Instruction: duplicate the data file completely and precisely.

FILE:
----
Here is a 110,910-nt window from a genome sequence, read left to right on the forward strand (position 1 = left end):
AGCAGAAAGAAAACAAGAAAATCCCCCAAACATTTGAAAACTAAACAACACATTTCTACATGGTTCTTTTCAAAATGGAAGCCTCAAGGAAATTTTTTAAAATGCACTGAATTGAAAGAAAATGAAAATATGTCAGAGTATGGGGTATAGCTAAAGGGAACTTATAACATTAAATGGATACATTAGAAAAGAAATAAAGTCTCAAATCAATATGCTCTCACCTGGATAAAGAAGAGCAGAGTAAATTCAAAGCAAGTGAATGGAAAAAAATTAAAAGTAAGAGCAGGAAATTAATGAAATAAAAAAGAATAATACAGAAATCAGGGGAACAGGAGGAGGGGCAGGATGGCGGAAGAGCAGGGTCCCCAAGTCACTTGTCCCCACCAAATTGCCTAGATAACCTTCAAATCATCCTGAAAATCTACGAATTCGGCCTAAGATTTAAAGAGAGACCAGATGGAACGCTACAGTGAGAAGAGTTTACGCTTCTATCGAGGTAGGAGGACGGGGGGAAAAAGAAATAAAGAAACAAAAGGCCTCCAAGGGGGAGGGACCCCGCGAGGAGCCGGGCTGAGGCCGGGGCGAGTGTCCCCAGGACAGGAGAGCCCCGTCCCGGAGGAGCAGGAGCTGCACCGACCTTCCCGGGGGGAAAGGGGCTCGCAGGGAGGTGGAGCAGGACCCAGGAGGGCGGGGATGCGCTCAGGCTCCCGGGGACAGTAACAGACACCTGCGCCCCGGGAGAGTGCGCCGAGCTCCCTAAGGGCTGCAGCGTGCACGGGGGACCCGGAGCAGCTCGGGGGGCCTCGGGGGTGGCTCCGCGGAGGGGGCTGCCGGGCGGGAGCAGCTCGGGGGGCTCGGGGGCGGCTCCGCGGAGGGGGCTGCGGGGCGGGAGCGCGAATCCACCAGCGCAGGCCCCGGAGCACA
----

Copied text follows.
Here is a 110,910-nt window from a genome sequence, read left to right on the forward strand (position 1 = left end):
AGCAGAAAGAAAACAAGAAAATCCCCCAAACATTTGAAAACTAAACAACACATTTCTACATGGTTCTTTTCAAAATGGAAGCCTCAAGGAAATTTTTTAAAATGCACTGAATTGAAAGAAAATGAAAATATGTCAGAGTATGGGGTATAGCTAAAGGGAACTTATAACATTAAATGGATACATTAGAAAAGAAATAAAGTCTCAAATCAATATGCTCTCACCTGGATAAAGAAGAGCAGAGTAAATTCAAAGCAAGTGAATGGAAAAAAATTAAAAGTAAGAGCAGGAAATTAATGAAATAAAAAAGAATAATACAGAAATCAGGGGAACAGGAGGAGGGGCAGGATGGCGGAAGAGCAGGGTCCCCAAGTCACTTGTCCCCACCAAATTGCCTAGATAACCTTCAAATCATCCTGAAAATCTACGAATTCGGCCTAAGATTTAAAGAGAGACCAGATGGAACGCTACAGTGAGAAGAGTTTACGCTTCTATCGAGGTAGGAGGACGGGGGGAAAAAGAAATAAAGAAACAAAAGGCCTCCAAGGGGGAGGGACCCCGCGAGGAGCCGGGCTGAGGCCGGGGCGAGTGTCCCCAGGACAGGAGAGCCCCGTCCCGGAGGAGCAGGAGCTGCACCGACCTTCCCGGGGGGAAAGGGGCTCGCAGGGAGGTGGAGCAGGACCCAGGAGGGCGGGGATGCGCTCAGGCTCCCGGGGACAGTAACAGACACCTGCGCCCCGGGAGAGTGCGCCGAGCTCCCTAAGGGCTGCAGCGTGCACGGGGGACCCGGAGCAGCTCGGGGGGCCTCGGGGGTGGCTCCGCGGAGGGGGCTGCCGGGCGGGAGCAGCTCGGGGGGCTCGGGGGCGGCTCCGCGGAGGGGGCTGCGGGGCGGGAGCGCGAATCCACCAGCGCAGGCCCCGGAGCACA